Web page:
Resource:

Compliance Issue Analysis: Medicare Payments and the Drug-Free Workplace Act

Learn how the Drug-Free Workplace Act impacts healthcare providers receiving Medicare Medicare reimbursement payments.


Question:

resource cover imageDo Medicare reimbursement payments subject healthcare providers to the requirements
of the Drug-Free Workplace Act?

Response & Analysis:

No.

The Drug-Free Workplace Act (DFWA) requires some federal contractors and federal grant recipients to prohibit the "unlawful … use of a controlled substance" by employees in their workplace as a condition of employment.

Marijuana is currently listed as a Schedule I controlled substance under the Controlled Substances Act, and therefore any use of it is strictly prohibited by the DFWA.

Thus, federal contractors and federal grantees subject to the DFWA are legally required to maintain a drug-free workplace with no exceptions for employees’ use of medical marijuana, and therefore to do not have to revise their drug-free workplace policies regardless of what is required by state medical marijuana laws.

Medicare third-party reimbursements to hospitals and other healthcare providers are not covered by the DFWA because such sales are not made through a procurement contract or a grant.1 Thus, merely receiving Medicare payments will not exempt providers from state medical marijuana laws that require reasonable accommodations for or prohibit discrimination against medical marijuana users.2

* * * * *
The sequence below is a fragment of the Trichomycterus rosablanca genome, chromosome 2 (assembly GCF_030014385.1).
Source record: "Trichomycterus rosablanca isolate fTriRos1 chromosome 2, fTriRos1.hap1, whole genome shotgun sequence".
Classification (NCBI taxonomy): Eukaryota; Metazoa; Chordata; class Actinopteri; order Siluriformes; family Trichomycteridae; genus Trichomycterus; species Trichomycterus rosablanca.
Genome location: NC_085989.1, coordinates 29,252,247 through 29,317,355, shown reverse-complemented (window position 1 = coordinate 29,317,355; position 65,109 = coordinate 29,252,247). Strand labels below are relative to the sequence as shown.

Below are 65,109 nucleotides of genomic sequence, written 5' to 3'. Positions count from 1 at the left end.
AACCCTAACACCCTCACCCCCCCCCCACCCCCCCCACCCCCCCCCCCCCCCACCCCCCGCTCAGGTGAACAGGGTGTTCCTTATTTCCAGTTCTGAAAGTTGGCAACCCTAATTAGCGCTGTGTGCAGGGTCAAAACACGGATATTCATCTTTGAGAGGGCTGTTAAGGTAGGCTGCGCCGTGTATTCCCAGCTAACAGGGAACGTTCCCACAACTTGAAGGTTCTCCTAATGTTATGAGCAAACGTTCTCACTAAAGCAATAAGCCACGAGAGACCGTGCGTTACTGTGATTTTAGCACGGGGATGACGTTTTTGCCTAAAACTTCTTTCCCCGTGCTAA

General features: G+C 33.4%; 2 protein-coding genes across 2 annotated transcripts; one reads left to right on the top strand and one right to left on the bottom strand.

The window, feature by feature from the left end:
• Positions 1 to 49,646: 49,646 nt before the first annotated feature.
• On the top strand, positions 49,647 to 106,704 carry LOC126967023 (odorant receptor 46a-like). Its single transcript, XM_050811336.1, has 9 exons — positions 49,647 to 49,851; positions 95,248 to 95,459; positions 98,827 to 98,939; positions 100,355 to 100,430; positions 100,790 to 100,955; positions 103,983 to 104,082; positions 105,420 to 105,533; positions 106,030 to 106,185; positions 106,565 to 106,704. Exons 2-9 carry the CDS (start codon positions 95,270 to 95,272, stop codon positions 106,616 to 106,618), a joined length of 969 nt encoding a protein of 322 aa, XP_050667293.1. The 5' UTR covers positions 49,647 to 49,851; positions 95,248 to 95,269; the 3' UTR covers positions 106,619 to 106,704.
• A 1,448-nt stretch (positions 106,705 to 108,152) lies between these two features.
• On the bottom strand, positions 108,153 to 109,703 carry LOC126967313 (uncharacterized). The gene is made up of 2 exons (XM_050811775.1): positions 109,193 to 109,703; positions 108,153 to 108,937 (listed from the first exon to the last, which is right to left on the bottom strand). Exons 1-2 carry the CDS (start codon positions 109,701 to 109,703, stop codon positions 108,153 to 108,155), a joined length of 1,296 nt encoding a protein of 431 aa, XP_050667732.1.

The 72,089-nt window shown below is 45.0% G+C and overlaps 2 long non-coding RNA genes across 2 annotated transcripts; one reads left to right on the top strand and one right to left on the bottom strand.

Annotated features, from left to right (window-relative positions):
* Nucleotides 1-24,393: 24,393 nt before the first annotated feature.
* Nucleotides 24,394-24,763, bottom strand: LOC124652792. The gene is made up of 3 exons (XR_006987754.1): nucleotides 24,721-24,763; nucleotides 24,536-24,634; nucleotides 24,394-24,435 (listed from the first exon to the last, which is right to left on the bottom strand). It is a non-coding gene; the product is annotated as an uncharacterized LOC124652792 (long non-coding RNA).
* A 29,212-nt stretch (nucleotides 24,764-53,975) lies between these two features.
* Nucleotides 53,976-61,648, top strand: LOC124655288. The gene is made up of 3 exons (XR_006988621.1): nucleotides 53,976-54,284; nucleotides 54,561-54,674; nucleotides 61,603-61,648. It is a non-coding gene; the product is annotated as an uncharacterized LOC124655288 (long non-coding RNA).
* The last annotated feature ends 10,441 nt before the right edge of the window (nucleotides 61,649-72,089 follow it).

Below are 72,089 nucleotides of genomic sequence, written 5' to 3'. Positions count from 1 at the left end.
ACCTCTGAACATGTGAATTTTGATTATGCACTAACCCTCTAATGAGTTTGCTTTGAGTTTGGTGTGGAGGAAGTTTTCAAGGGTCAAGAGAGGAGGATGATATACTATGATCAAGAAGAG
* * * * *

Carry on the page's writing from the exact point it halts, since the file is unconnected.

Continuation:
However, some hospitals that receive federal procurement contracts or grants will likely be subject to the DFWA'’s requirements—assuming some other requirements are met—and thus would likely not have to comply with state medical marijuana laws. Additional information on whether your organization is subject to the DFWA can be found on the U.S. Department of Labor's Drug Free Workplace Advisort site.


1 http://webapps.dol.gov/elaws/asp/drugfree/screenfq.htm
2 Even if a hospital or other healthcare provider is not exempt under the DFWA, state medical marijuana laws will generally include exceptions for safety-sensitive positions, thus allowing providers to maintain zero-tolerance drug-free workplace policies for at least some of their employees.